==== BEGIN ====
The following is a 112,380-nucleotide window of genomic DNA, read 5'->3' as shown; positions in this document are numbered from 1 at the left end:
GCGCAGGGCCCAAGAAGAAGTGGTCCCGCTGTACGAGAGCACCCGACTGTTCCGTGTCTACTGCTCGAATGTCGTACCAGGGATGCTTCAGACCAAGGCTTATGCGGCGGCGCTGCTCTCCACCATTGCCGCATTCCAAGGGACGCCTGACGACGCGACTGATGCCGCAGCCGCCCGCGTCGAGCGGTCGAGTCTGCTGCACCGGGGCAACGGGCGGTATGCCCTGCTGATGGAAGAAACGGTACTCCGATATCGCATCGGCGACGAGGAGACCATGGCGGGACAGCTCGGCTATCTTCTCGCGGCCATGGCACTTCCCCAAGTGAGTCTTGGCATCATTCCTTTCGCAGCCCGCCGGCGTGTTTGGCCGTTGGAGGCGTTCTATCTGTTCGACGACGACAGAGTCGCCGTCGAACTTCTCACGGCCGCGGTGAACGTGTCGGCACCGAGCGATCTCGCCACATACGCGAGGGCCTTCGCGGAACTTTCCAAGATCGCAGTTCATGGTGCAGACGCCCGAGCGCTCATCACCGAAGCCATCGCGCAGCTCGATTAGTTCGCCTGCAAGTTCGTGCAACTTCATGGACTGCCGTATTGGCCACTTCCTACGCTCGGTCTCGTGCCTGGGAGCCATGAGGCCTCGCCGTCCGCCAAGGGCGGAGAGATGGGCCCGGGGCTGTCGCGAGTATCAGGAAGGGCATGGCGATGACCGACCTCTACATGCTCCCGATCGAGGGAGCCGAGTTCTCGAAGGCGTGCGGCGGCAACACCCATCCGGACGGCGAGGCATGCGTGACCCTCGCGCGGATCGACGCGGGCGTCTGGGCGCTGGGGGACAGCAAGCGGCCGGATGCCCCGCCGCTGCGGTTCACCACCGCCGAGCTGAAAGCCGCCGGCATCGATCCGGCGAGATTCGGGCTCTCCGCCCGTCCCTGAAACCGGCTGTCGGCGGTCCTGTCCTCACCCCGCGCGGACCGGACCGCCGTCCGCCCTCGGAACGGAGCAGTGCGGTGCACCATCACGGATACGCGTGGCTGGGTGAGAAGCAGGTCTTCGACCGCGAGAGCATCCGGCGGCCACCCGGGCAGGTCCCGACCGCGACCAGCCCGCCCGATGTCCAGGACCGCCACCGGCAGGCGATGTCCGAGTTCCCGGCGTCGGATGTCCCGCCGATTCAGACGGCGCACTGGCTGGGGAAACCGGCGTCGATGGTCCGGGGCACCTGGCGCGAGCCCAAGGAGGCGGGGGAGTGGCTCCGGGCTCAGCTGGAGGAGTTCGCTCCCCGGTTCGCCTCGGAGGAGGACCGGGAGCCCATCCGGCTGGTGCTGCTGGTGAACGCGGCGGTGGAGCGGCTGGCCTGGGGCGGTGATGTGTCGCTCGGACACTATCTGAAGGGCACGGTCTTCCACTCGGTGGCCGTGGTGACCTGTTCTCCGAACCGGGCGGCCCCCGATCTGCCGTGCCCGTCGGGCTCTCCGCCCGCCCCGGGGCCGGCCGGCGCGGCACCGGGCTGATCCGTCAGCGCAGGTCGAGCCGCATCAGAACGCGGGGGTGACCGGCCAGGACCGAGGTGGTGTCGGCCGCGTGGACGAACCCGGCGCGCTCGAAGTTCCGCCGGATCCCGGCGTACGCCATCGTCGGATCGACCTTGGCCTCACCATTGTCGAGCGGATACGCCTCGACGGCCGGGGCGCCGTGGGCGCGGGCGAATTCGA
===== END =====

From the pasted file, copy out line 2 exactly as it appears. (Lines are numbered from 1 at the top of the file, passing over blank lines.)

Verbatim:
GCGCAGGGCCCAAGAAGAAGTGGTCCCGCTGTACGAGAGCACCCGACTGTTCCGTGTCTACTGCTCGAATGTCGTACCAGGGATGCTTCAGACCAAGGCTTATGCGGCGGCGCTGCTCTCCACCATTGCCGCATTCCAAGGGACGCCTGACGACGCGACTGATGCCGCAGCCGCCCGCGTCGAGCGGTCGAGTCTGCTGCACCGGGGCAACGGGCGGTATGCCCTGCTGATGGAAGAAACGGTACTCCGATATCGCATCGGCGACGAGGAGACCATGGCGGGACAGCTCGGCTATCTTCTCGCGGCCATGGCACTTCCCCAAGTGAGTCTTGGCATCATTCCTTTCGCAGCCCGCCGGCGTGTTTGGCCGTTGGAGGCGTTCTATCTGTTCGACGACGACAGAGTCGCCGTCGAACTTCTCACGGCCGCGGTGAACGTGTCGGCACCGAGCGATCTCGCCACATACGCGAGGGCCTTCGCGGAACTTTCCAAGATCGCAGTTCATGGTGCAGACGCCCGAGCGCTCATCACCGAAGCCATCGCGCAGCTCGATTAGTTCGCCTGCAAGTTCGTGCAACTTCATGGACTGCCGTATTGGCCACTTCCTACGCTCGGTCTCGTGCCTGGGAGCCATGAGGCCTCGCCGTCCGCCAAGGGCGGAGAGATGGGCCCGGGGCTGTCGCGAGTATCAGGAAGGGCATGGCGATGACCGACCTCTACATGCTCCCGATCGAGGGAGCCGAGTTCTCGAAGGCGTGCGGCGGCAACACCCATCCGGACGGCGAGGCATGCGTGACCCTCGCGCGGATCGACGCGGGCGTCTGGGCGCTGGGGGACAGCAAGCGGCCGGATGCCCCGCCGCTGCGGTTCACCACCGCCGAGCTGAAAGCCGCCGGCATCGATCCGGCGAGATTCGGGCTCTCCGCCCGTCCCTGAAACCGGCTGTCGGCGGTCCTGTCCTCACCCCGCGCGGACCGGACCGCCGTCCGCCCTCGGAACGGAGCAGTGCGGTGCACCATCACGGATACGCGTGGCTGGGTGAGAAGCAGGTCTTCGACCGCGAGAGCATCCGGCGGCCACCCGGGCAGGTCCCGACCGCGACCAGCCCGCCCGATGTCCAGGACCGCCACCGGCAGGCGATGTCCGAGTTCCCGGCGTCGGATGTCCCGCCGATTCAGACGGCGCACTGGCTGGGGAAACCGGCGTCGATGGTCCGGGGCACCTGGCGCGAGCCCAAGGAGGCGGGGGAGTGGCTCCGGGCTCAGCTGGAGGAGTTCGCTCCCCGGTTCGCCTCGGAGGAGGACCGGGAGCCCATCCGGCTGGTGCTGCTGGTGAACGCGGCGGTGGAGCGGCTGGCCTGGGGCGGTGATGTGTCGCTCGGACACTATCTGAAGGGCACGGTCTTCCACTCGGTGGCCGTGGTGACCTGTTCTCCGAACCGGGCGGCCCCCGATCTGCCGTGCCCGTCGGGCTCTCCGCCCGCCCCGGGGCCGGCCGGCGCGGCACCGGGCTGATCCGTCAGCGCAGGTCGAGCCGCATCAGAACGCGGGGGTGACCGGCCAGGACCGAGGTGGTGTCGGCCGCGTGGACGAACCCGGCGCGCTCGAAGTTCCGCCGGATCCCGGCGTACGCCATCGTCGGATCGACCTTGGCCTCACCATTGTCGAGCGGATACGCCTCGACGGCCGGGGCGCCGTGGGCGCGGGCGAATTCGA